The Best Way to Learn Challenging Music
By Jean-Philippe Comeau
No matter your skill level or experience , you ’ ll encounter some music that ’ s challenging to learn . In 15 years of teaching , I found a way to approach this that works well for my students of all levels , as well as myself . Let ’ s dive into it !
Dissect the part When learning difficult music , it ’ s important to understand how everything fits together and to take the time to really hone in on what ’ s making it challenging . Once you know what to look out for , figure out the best way to technically accomplish it . The fingering , the picking pattern , the right position , etc .; they all must be clear from the get-go to help you be as precise and fluid as you can be , but most importantly so you don ’ t practice with any bad habits that might impede your progress .
Divide and conquer Dividing your endeavour into easily-digestible snippets is key in practicing efficiently . Sometimes a piece is already divided into clear phrases , so you can start with that and divide it further if need be . Other times , it seems like an endless flow of notes , in which case you ’ ll need to mark where you ’ ll stop ahead of time in order to keep your practice organized . Once you ’ ve accomplished that , play the first phrase alone until it feels comfortable , then play the second one , and then the first two together . Next , play the third phrase , the second and third together , and then the first three . Keep doing that until you ’ ve gone through the whole passage , lick , or song .
If there are no rests between phrases , it ’ s crucial that you always practice the transitions between them as they are essential to achieve fluidity further along . If a whole phrase is still too much or a transition is giving you a hard time , “ zoom in ” on as few as two to three notes until you get them right . Then , “ zoom out ” gradually by incorporating a few notes before and after that sequence until you can play the whole phrase or both phrases with the correct technique and rhythm . Don ’ t hesitate to isolate the melody or harmony from the rhythm and practice them separately if you need to as well !
Slow and steady wins the race It is of paramount importance that you start at a slow pace and work your way up to detect any unforeseen difficulty you might have missed and to make sure you play everything exactly right . To do so , a metronome will be your best ally . It ’ ll ensure that you play at a consistent speed , allow you to measure your improvement , and let you set goals for yourself . Another considerable advantage of working with a metronome is being able to set it with subdivisions so you can better understand the feel and rhythm of what you ’ re trying to play . I personally like to use a drum machine for subdivisions as it ’ s more fun to play to than a metronome !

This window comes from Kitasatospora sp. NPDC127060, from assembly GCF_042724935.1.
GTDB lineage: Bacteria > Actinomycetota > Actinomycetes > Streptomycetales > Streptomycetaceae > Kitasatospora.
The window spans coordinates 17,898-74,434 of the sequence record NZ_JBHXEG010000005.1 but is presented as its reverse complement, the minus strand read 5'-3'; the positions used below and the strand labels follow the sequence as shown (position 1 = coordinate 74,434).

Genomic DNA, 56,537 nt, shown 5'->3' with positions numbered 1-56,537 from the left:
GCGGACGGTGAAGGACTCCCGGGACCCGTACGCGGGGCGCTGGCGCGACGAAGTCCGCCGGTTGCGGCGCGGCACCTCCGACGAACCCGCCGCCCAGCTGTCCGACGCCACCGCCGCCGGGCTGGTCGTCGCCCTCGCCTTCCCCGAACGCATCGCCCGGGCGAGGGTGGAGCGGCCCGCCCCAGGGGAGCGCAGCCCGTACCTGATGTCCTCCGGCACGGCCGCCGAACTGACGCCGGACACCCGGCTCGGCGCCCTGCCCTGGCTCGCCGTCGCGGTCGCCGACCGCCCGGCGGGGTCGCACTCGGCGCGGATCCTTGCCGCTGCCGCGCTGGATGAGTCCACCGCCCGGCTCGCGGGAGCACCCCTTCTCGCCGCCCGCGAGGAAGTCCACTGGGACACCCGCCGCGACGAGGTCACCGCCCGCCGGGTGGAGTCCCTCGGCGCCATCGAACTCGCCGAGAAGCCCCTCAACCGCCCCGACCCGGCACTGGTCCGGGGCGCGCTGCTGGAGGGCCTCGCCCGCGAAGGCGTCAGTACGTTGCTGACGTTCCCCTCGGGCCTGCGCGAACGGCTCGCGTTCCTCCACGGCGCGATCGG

A chain is only as strong as its weakest link Find the most difficult part of what you ’ re practicing ( the one you play the slowest ), figure out the speed at which you ’ re comfortable playing it , and use that as your starting point . It ’ ll allow you to have a steadier tempo and it ’ ll also make things more satisfying to play because you won ’ t interrupt the flow of the song or lick by changing speed every other phrase .
Now , to increase the tempo , I suggest what I call a drill . Start by playing a phrase at the tempo you set for yourself earlier . If it ’ s comfortable , increase the tempo by one BPM , and then another one , and so on . Once you reach a tempo that ’ s more challenging , go back a few notches and repeat it multiple times before increasing the tempo again . It might seem tedious , but you ’ ll progress faster than you think if you do it diligently !
Three rules for success Learning difficult music is physically and mentally demanding , so here are a few important things to keep in mind :
First , remember to breathe . It ’ s easy to forget to breathe consistently while being so focused , but doing so will keep your muscles well oxygenated and your body relaxed , thus helping you to achieve better results .
Second , you need to take breaks . Once you feel you ’ ve got solid bases and your technique is on point for the part you ’ re practicing , stop and come back to it the next day . A break will give your brain time to organize the information it received ( this is mostly done while we sleep ) and you should feel that it ’ s easier when you get back to it after a day or two .
Third , practice regularly . Indeed , a few minutes daily will be far more productive than a few hours once a week . You need consistency in order to see any sustainable improvement .
Ready , set , go ! I ’ m confident these tips can help you become the best musician you can be , so take the bull by the horns and attack those challenging parts with aplomb !
Jean-Philippe Comeau is a Montreal-based guitar player / multi-instrumentalist , singer , and teacher with a bachelor ’ s degree in music performance . He ’ s been active for more than 15 years on the local scene playing in various bands . In 2021 , he teamed up with long-time collaborator and singer-songwriter , Karolane Millette , to co-produce and play on her debut album , La Tête Haute , which was released at the end of the year .
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